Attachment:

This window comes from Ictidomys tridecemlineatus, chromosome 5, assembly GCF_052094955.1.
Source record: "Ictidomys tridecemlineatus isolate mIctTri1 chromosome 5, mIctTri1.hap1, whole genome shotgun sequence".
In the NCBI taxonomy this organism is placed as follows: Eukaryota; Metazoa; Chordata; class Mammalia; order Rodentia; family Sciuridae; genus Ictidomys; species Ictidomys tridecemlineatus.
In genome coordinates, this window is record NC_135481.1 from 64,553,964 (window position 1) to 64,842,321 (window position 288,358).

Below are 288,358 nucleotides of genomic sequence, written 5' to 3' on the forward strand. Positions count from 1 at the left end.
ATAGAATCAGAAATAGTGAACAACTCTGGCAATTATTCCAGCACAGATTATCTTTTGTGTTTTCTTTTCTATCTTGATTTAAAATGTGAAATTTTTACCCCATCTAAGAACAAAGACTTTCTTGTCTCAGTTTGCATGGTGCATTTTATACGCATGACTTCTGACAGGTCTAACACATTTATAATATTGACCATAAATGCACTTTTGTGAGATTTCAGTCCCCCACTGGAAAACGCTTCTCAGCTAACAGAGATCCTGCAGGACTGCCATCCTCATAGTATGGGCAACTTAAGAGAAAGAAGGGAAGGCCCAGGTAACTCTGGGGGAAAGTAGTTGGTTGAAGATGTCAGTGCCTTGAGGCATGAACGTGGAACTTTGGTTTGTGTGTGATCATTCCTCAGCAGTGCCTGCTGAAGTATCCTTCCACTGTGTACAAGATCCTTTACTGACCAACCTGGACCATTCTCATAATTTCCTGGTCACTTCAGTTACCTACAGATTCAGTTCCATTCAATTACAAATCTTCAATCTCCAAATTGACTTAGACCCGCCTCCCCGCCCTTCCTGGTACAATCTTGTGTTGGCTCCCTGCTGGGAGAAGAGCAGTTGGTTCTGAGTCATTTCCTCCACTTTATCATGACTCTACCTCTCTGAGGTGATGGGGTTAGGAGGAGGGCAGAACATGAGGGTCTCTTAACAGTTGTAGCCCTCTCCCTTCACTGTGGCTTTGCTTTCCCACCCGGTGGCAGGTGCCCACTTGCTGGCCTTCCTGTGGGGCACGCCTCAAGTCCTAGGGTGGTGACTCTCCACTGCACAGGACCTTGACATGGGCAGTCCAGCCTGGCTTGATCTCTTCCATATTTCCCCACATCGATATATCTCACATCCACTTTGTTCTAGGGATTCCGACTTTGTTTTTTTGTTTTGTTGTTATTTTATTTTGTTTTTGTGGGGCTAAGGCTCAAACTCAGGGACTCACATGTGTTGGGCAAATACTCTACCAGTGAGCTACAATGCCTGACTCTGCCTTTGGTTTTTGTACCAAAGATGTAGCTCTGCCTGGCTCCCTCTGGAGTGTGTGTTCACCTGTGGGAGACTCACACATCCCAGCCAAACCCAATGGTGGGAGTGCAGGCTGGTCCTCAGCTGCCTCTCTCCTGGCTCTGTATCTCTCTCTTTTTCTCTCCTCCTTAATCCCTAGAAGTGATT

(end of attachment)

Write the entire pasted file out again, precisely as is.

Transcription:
This window comes from Ictidomys tridecemlineatus, chromosome 5, assembly GCF_052094955.1.
Source record: "Ictidomys tridecemlineatus isolate mIctTri1 chromosome 5, mIctTri1.hap1, whole genome shotgun sequence".
In the NCBI taxonomy this organism is placed as follows: Eukaryota; Metazoa; Chordata; class Mammalia; order Rodentia; family Sciuridae; genus Ictidomys; species Ictidomys tridecemlineatus.
In genome coordinates, this window is record NC_135481.1 from 64,553,964 (window position 1) to 64,842,321 (window position 288,358).

Below are 288,358 nucleotides of genomic sequence, written 5' to 3' on the forward strand. Positions count from 1 at the left end.
ATAGAATCAGAAATAGTGAACAACTCTGGCAATTATTCCAGCACAGATTATCTTTTGTGTTTTCTTTTCTATCTTGATTTAAAATGTGAAATTTTTACCCCATCTAAGAACAAAGACTTTCTTGTCTCAGTTTGCATGGTGCATTTTATACGCATGACTTCTGACAGGTCTAACACATTTATAATATTGACCATAAATGCACTTTTGTGAGATTTCAGTCCCCCACTGGAAAACGCTTCTCAGCTAACAGAGATCCTGCAGGACTGCCATCCTCATAGTATGGGCAACTTAAGAGAAAGAAGGGAAGGCCCAGGTAACTCTGGGGGAAAGTAGTTGGTTGAAGATGTCAGTGCCTTGAGGCATGAACGTGGAACTTTGGTTTGTGTGTGATCATTCCTCAGCAGTGCCTGCTGAAGTATCCTTCCACTGTGTACAAGATCCTTTACTGACCAACCTGGACCATTCTCATAATTTCCTGGTCACTTCAGTTACCTACAGATTCAGTTCCATTCAATTACAAATCTTCAATCTCCAAATTGACTTAGACCCGCCTCCCCGCCCTTCCTGGTACAATCTTGTGTTGGCTCCCTGCTGGGAGAAGAGCAGTTGGTTCTGAGTCATTTCCTCCACTTTATCATGACTCTACCTCTCTGAGGTGATGGGGTTAGGAGGAGGGCAGAACATGAGGGTCTCTTAACAGTTGTAGCCCTCTCCCTTCACTGTGGCTTTGCTTTCCCACCCGGTGGCAGGTGCCCACTTGCTGGCCTTCCTGTGGGGCACGCCTCAAGTCCTAGGGTGGTGACTCTCCACTGCACAGGACCTTGACATGGGCAGTCCAGCCTGGCTTGATCTCTTCCATATTTCCCCACATCGATATATCTCACATCCACTTTGTTCTAGGGATTCCGACTTTGTTTTTTTGTTTTGTTGTTATTTTATTTTGTTTTTGTGGGGCTAAGGCTCAAACTCAGGGACTCACATGTGTTGGGCAAATACTCTACCAGTGAGCTACAATGCCTGACTCTGCCTTTGGTTTTTGTACCAAAGATGTAGCTCTGCCTGGCTCCCTCTGGAGTGTGTGTTCACCTGTGGGAGACTCACACATCCCAGCCAAACCCAATGGTGGGAGTGCAGGCTGGTCCTCAGCTGCCTCTCTCCTGGCTCTGTATCTCTCTCTTTTTCTCTCCTCCTTAATCCCTAGAAGTGATT